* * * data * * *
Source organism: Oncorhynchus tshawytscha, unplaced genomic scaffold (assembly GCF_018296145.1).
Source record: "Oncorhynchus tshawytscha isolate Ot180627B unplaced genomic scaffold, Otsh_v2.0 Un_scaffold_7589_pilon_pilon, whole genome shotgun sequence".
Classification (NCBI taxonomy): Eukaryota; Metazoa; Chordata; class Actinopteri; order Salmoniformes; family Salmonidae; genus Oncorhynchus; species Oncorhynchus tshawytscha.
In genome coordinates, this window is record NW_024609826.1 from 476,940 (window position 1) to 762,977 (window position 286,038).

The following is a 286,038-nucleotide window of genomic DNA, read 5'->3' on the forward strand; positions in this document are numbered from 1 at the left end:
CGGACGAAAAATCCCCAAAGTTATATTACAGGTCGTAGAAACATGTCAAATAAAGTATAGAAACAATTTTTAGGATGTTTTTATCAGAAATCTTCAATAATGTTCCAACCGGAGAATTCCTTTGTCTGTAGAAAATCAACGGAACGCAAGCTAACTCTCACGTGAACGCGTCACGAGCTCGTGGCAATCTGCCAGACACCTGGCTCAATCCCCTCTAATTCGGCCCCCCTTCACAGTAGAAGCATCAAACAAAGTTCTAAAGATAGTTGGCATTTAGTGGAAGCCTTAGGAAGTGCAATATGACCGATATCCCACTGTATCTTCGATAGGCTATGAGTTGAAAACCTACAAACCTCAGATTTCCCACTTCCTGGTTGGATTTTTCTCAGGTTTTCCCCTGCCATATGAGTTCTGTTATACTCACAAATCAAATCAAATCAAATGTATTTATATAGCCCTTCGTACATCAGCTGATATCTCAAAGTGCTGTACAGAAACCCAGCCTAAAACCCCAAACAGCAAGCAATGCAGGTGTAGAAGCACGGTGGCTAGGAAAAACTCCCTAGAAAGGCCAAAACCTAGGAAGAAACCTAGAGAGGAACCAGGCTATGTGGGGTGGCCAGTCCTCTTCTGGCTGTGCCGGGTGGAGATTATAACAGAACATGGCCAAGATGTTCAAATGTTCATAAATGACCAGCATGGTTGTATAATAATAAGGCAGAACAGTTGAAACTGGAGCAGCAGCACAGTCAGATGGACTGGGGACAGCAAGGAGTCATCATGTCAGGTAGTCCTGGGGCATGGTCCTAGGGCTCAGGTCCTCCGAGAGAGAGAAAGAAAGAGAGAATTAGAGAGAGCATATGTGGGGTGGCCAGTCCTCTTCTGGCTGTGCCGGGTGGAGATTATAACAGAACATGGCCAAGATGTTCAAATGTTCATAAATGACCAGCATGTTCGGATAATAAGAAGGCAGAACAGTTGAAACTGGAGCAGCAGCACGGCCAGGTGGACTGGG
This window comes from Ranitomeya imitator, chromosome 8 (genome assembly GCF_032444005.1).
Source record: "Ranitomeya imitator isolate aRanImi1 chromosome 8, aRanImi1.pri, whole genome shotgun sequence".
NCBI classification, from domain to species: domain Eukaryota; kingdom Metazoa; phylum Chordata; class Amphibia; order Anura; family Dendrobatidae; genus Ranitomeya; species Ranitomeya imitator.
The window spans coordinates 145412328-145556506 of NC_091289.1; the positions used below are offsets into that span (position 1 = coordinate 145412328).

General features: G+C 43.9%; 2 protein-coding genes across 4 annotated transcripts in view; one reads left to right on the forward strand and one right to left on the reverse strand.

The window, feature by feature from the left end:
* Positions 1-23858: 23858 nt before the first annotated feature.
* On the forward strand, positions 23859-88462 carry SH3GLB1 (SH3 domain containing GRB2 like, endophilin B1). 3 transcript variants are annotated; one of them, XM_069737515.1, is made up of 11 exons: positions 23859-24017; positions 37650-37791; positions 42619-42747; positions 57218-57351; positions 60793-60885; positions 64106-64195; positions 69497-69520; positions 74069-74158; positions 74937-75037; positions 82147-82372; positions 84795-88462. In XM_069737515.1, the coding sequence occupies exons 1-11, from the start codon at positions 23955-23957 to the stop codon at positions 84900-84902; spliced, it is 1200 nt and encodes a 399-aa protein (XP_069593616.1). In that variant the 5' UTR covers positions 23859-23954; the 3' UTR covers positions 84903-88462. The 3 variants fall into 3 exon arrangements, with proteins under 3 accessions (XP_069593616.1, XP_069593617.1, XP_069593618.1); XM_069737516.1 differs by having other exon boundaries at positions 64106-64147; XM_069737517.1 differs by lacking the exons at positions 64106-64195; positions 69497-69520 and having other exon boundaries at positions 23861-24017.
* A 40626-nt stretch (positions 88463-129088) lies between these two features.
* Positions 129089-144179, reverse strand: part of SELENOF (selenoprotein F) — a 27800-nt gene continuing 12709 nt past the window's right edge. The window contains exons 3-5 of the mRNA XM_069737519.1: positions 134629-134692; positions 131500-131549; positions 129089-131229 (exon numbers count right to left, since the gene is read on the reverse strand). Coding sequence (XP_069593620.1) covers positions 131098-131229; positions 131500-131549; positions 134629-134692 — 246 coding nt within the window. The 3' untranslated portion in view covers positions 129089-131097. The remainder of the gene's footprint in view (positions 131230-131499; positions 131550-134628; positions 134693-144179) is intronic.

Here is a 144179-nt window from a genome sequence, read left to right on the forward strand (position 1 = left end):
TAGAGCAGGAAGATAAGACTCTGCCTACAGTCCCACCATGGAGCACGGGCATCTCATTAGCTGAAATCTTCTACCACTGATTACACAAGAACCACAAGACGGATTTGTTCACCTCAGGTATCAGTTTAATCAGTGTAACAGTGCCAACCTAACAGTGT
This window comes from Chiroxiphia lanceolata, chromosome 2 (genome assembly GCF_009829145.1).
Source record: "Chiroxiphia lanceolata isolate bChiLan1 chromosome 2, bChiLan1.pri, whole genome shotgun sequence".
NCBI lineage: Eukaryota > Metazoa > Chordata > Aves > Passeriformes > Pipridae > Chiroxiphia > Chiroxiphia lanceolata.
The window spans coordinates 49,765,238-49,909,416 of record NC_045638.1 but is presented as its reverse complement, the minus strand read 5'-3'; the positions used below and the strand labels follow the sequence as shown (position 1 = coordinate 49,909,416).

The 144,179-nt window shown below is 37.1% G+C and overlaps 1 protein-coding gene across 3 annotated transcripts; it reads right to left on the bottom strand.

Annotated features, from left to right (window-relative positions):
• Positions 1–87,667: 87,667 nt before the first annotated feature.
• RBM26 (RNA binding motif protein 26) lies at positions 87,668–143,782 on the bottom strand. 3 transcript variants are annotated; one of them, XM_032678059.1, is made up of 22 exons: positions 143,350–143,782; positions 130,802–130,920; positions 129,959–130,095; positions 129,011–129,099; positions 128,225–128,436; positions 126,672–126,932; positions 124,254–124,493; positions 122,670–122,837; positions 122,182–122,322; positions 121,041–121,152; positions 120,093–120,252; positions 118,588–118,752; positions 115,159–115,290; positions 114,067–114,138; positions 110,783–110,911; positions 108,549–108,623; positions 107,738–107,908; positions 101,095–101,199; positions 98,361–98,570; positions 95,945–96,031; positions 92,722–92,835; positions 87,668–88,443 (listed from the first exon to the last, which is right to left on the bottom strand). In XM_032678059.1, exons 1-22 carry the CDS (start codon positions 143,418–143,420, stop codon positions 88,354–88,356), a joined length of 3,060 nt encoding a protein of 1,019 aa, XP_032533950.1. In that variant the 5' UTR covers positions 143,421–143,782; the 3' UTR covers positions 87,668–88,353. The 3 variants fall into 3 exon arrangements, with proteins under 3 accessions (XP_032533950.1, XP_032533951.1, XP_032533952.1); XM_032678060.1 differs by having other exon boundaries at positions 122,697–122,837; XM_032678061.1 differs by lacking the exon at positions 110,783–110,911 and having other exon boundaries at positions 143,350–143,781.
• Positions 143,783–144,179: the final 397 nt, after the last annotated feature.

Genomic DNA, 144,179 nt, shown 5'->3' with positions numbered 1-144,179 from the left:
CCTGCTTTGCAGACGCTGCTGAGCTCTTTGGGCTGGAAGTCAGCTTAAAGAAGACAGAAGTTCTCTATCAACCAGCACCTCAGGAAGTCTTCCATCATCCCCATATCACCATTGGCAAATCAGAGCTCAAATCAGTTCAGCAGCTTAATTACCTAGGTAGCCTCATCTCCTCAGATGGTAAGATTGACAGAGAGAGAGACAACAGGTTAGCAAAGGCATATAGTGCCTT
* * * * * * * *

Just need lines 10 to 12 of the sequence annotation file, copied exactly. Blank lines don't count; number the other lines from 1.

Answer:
The window spans coordinates 145412328-145556506 of NC_091289.1; the positions used below are offsets into that span (position 1 = coordinate 145412328).

General features: G+C 43.9%; 2 protein-coding genes across 4 annotated transcripts in view; one reads left to right on the forward strand and one right to left on the reverse strand.

The window, feature by feature from the left end: